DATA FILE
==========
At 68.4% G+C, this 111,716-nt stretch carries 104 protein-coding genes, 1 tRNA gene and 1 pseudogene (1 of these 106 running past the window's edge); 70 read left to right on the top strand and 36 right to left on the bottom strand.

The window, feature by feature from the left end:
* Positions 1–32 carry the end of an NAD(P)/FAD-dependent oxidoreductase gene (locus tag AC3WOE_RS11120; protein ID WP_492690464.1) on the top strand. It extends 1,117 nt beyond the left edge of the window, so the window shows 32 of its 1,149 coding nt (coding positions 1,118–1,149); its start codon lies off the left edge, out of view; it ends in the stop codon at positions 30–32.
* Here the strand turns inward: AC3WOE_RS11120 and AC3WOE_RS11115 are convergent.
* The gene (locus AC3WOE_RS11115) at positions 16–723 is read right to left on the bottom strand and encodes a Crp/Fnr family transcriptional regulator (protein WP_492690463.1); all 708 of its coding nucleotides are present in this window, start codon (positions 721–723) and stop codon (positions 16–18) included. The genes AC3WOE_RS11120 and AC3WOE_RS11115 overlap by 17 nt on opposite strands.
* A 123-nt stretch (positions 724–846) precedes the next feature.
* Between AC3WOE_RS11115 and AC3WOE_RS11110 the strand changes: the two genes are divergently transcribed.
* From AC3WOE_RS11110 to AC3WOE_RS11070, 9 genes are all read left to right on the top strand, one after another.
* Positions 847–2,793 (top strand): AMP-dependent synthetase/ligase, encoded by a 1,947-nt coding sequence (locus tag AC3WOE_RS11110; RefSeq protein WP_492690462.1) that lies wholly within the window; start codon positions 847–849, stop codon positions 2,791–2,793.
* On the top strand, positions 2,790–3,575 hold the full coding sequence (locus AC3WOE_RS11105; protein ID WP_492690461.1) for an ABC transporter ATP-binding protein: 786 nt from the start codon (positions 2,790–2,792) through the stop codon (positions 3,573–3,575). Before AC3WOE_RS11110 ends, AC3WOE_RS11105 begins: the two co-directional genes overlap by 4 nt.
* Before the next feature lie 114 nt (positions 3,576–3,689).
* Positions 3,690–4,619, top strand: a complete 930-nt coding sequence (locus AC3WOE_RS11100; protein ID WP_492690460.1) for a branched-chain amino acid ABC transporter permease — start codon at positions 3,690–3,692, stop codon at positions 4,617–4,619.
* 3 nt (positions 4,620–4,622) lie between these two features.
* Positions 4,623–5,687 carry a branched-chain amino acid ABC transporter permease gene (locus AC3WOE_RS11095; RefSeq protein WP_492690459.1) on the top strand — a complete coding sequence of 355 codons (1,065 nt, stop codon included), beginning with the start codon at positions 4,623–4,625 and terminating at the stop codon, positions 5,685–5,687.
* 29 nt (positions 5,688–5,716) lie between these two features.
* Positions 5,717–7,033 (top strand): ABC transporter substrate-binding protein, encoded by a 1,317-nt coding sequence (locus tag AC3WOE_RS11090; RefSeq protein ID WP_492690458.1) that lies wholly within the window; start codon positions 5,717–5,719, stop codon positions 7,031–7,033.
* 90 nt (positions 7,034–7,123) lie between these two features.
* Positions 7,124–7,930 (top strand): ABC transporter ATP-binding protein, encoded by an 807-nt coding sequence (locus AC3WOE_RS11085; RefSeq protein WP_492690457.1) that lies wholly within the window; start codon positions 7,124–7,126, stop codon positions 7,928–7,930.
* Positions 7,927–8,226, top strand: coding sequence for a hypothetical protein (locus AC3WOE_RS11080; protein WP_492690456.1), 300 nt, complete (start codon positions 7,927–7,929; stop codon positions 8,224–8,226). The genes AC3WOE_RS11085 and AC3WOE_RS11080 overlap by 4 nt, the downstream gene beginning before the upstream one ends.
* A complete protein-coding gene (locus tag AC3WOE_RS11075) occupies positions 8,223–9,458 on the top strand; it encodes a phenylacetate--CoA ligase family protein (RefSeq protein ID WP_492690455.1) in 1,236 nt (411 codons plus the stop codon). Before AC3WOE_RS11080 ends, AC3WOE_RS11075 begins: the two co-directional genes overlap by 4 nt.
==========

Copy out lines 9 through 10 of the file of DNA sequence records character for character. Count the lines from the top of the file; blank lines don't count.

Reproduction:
* Positions 847–2,793 (top strand): AMP-dependent synthetase/ligase, encoded by a 1,947-nt coding sequence (locus tag AC3WOE_RS11110; RefSeq protein WP_492690462.1) that lies wholly within the window; start codon positions 847–849, stop codon positions 2,791–2,793.
* On the top strand, positions 2,790–3,575 hold the full coding sequence (locus AC3WOE_RS11105; protein ID WP_492690461.1) for an ABC transporter ATP-binding protein: 786 nt from the start codon (positions 2,790–2,792) through the stop codon (positions 3,573–3,575). Before AC3WOE_RS11110 ends, AC3WOE_RS11105 begins: the two co-directional genes overlap by 4 nt.